It’s been a Major League Baseball season full of truly terrible balls and strike calls by umpires. Tuesday, we might have seen the worst one yet.
Eric Haase of the Detroit Tigers was staring down Minnesota Twins pitcher Devin Smeltzer on a 3-2 pitch in the bottom of the fifth. Smeltzer’s pitch was low and clearly out of the strike zone so Haase started making his way to first base. And that’s when umpire Hunter Wendelstedt called it a third strike, which shocked, well, everyone.
Pretty sure this is it. The worst strike three call of the season pic.twitter.com/jmCay1Lvmv
— Jomboy Media (@JomboyMedia) May 31, 2022
“I’m not sure this ball was even close,” said the analyst, speaking for everyone.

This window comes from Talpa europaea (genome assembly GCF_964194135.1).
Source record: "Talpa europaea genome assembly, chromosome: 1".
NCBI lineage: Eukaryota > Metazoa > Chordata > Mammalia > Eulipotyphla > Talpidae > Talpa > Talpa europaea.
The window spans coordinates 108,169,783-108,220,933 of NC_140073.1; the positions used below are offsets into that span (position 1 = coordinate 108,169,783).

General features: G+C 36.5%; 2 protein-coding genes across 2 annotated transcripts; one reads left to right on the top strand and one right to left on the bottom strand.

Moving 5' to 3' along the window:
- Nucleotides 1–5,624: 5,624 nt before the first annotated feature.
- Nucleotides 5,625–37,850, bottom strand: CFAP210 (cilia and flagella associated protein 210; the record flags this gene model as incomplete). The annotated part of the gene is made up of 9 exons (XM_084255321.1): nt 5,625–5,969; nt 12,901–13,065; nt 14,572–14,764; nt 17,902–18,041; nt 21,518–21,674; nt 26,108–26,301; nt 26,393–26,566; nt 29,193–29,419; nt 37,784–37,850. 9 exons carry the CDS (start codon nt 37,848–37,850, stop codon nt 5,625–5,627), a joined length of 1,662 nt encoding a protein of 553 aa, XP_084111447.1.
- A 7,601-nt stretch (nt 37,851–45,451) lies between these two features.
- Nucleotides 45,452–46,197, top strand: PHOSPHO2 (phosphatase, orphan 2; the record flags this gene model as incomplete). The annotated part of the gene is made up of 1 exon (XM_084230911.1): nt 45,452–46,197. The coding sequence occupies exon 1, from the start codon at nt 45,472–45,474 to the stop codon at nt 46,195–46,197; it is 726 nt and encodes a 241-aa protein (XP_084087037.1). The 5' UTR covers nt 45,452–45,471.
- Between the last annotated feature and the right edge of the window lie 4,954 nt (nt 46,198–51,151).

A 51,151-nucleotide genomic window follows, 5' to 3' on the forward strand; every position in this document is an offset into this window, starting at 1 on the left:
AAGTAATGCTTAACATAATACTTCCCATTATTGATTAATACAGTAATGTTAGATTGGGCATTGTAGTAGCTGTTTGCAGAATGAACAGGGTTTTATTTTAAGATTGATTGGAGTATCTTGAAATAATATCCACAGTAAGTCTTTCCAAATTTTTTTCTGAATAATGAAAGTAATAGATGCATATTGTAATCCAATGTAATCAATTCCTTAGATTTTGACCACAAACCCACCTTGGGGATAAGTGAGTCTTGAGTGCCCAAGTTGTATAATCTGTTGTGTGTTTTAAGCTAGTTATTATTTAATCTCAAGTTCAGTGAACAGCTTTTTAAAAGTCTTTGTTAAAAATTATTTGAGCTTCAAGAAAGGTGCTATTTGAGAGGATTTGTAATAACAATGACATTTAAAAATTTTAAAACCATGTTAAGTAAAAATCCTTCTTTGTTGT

As you can probably guess, this one got a lot of baseball fans going about what a truly terrible call it was and how robot umps are starting to sound better and better.
This might be the worst call of the season pic.twitter.com/0485jHwchR
— Welcome to the Ump Show (@umpjob) May 31, 2022
The answer is: Hunter Wendelstedt. https://t.co/A3m6xOSMO9
— Jay Posner (@sdutPosner) May 31, 2022
This is just absurd. Robo umps aren’t starting to sound too bad now are they? 🤔 https://t.co/gNhPUAM9oc
— Joey DeBerardino (@JoeyDeBerardino) May 31, 2022
— Sportscasting (@Sportscasting19) May 31, 2022
MLB umpires seem to be in rare form this season as we’ve seen staggeringly bad blown calls that invariably come with unfair ejections for arguing those terrible calls. Technology and social media have made it so much easier to spot these truly bizarre missed calls, but that doesn’t mean they’re excusable. There’s also been plenty of strange call reviews that feel like ump power trips getting out of hand.
It’s not just the big leagues either as we recently saw a Triple-A ump on a power trip as well.
MLB has always been reticent to punish or call out umpires’ blown calls, but this really does feel like it’s getting out of hand.